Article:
New Research Finds that Adding Iron to the Oceans to Capture More Carbon Isn’t Worth the Risk
Geoengineering has gained popularity in recent years as a potentially effective way to alleviate the Earth’s warming climate. Proponents argue that artificially boosting the planet’s carbon sinks will curb carbon’s effects on rising global temperatures. The Earth’s largest active carbon sink is the ocean, which naturally absorbs more than a quarter of the carbon dioxide that is put into the air. Presently, it’s estimated that one-third of human-generated carbon dioxide is being absorbed by the ocean
There are two natural processes that the ocean uses to sequester carbon dioxide. One process is the solubility pump, which is responsible for the majority of carbon uptake in the ocean. The second natural process is the biological pump, in which dead organisms and algae carry carbon from the ocean’s surface into deeper waters.
Geoengineering research on the ocean has focused mainly on boosting the natural biological pump in the ocean to sequester more carbon dioxide. Re-searchers have investigated the possibility of dispersing large quantities of iron salts in an effort to fertilize more barren parts of the ocean and trigger the growth of algal blooms and other photosynthesizing marine life. When the algae die, they sink to the bottom of the sea taking carbon with them.
This proposal has been met with controversy. While some researchers argue that adding iron to the oceans is both cost effective and an easy and efficient means to reduce the carbon dioxide in the atmosphere, there has been compelling evidence of serious cost and ecological concerns. In 2010, researchers at the University of Western Ontario published evidence that iron enrichment sharply increases the chances of developing toxic diatom blooms.
The diatoms they observed during their research in the Gulf of Alaska was a species known to be responsible for the death and illness of thousands of marine mammals and birds along the west coast of North America. The water samples from the testing sites that were enriched with iron developed into the population of the toxic algae, doubled the level of toxin in each cell and created conditions that give the toxic species an advantage over nontoxic species. On a larger scale, this algae would be devastating for marine life.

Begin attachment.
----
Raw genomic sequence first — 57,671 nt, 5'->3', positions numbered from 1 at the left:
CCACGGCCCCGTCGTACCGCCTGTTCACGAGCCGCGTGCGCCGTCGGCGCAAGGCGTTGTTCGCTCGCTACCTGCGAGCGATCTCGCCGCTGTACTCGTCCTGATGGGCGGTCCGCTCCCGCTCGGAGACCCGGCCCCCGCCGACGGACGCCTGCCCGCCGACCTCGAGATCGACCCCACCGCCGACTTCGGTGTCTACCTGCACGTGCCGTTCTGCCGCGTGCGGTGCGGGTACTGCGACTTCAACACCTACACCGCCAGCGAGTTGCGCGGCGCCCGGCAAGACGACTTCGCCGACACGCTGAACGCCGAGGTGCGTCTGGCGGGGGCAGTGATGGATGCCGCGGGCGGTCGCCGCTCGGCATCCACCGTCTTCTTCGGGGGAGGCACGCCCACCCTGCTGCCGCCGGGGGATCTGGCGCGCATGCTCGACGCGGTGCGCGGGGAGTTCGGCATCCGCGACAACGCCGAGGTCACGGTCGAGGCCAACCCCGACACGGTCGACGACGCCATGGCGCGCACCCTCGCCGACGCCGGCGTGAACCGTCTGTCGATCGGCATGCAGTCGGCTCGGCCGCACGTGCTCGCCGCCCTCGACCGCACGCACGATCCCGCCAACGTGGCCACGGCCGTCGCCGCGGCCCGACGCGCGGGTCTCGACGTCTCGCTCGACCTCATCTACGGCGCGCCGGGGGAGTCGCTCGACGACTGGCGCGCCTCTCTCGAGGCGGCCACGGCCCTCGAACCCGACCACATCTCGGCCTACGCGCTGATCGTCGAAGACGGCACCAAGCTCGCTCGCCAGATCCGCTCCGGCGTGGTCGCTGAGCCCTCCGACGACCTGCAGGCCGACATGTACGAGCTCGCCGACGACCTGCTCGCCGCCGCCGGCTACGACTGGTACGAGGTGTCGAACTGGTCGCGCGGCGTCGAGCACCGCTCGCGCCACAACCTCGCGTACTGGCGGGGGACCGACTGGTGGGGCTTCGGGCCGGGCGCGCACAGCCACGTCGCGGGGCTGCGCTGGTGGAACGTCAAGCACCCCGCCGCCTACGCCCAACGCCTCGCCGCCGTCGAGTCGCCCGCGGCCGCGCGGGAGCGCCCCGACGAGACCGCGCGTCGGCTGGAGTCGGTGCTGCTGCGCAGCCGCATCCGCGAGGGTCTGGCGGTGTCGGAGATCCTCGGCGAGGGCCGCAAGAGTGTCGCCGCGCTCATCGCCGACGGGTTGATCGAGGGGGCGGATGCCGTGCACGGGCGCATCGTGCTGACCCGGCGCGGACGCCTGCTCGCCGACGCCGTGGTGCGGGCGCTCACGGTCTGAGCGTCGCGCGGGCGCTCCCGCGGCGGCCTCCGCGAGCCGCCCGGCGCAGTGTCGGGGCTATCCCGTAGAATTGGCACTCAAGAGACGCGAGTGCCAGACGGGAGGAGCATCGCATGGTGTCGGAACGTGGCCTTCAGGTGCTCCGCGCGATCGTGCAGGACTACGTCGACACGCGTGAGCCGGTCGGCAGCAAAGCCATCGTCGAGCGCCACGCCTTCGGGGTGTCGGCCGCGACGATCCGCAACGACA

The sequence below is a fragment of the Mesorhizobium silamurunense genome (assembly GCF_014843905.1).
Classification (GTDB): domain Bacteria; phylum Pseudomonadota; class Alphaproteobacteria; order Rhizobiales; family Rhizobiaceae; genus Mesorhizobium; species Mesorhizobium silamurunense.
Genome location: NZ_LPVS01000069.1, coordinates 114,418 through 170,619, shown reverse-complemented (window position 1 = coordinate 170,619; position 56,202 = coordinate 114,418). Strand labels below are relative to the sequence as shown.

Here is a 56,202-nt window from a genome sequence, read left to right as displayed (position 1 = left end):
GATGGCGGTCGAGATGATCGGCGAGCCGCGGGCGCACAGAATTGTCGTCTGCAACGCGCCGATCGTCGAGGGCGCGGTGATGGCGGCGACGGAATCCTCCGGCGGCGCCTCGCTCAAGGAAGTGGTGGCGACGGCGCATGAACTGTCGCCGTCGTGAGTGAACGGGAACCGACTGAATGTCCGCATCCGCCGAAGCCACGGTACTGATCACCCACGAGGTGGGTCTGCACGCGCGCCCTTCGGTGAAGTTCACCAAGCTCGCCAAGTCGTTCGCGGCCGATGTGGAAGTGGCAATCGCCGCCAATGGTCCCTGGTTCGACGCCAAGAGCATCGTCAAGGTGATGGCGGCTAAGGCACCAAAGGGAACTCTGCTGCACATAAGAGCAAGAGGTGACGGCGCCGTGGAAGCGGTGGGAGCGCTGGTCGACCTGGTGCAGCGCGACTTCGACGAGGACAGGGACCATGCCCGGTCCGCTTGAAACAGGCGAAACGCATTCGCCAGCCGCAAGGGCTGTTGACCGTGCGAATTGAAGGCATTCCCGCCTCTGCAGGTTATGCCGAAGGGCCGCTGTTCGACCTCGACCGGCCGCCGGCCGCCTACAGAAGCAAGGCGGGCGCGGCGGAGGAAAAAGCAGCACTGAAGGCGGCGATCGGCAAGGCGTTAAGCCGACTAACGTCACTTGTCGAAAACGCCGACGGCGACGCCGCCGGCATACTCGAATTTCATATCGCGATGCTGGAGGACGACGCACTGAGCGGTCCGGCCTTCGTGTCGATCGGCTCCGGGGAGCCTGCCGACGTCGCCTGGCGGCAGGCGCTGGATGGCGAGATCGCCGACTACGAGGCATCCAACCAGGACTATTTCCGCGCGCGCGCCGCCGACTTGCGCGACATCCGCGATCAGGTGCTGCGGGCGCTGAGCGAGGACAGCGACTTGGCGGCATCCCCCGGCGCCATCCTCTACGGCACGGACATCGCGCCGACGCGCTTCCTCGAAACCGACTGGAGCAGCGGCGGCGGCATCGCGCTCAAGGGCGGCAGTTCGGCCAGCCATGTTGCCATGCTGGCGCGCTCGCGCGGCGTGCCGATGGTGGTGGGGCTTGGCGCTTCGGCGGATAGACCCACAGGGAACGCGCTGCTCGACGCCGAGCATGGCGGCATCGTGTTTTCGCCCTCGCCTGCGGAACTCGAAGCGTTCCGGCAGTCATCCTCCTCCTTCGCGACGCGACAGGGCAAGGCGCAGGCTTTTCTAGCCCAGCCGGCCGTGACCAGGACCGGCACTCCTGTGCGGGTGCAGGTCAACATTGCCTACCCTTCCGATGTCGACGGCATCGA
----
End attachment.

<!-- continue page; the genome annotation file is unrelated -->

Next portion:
More recently, the International Journal of Global Warming published a study that found that a single round of ocean iron fertilization would result in a net sequestration of only 11 tons of carbon per square kilometer, sequestered for a century or more, at a cost of almost $500 per ton of carbon dioxide. “Previous estimates of cost fail to recognize the economic challenge of distributing low concentrations of iron over large areas of the ocean surface and the subsequent loss processes that result in only a small net storage of carbon per square kilometer fertilized,” says Daniel Harrison of the University of Sydney Institute of Marine Science, the research author
Harrison’s calculations accounted for a number of variables that prior scenarios have not shown—not only the carbon dioxide that will be permanently sequestered in the deep ocean, but also taking into account the many losses due to ventilation, nutrient stealing and greenhouse gas production. Harrison’s calculations also subtracted the carbon dioxide emitted by the burning of fossil fuels to produce the iron salts and to power their transportation and distribution at sea. His figures directly contradict assertions that we could sequester around one billion tons of carbon dioxide by adding 33,000 tons of iron to the Southern Ocean, the generally accepted figure.
JENNIFER SANTISI is a freelance science and environmental writer living in Washington, D.C.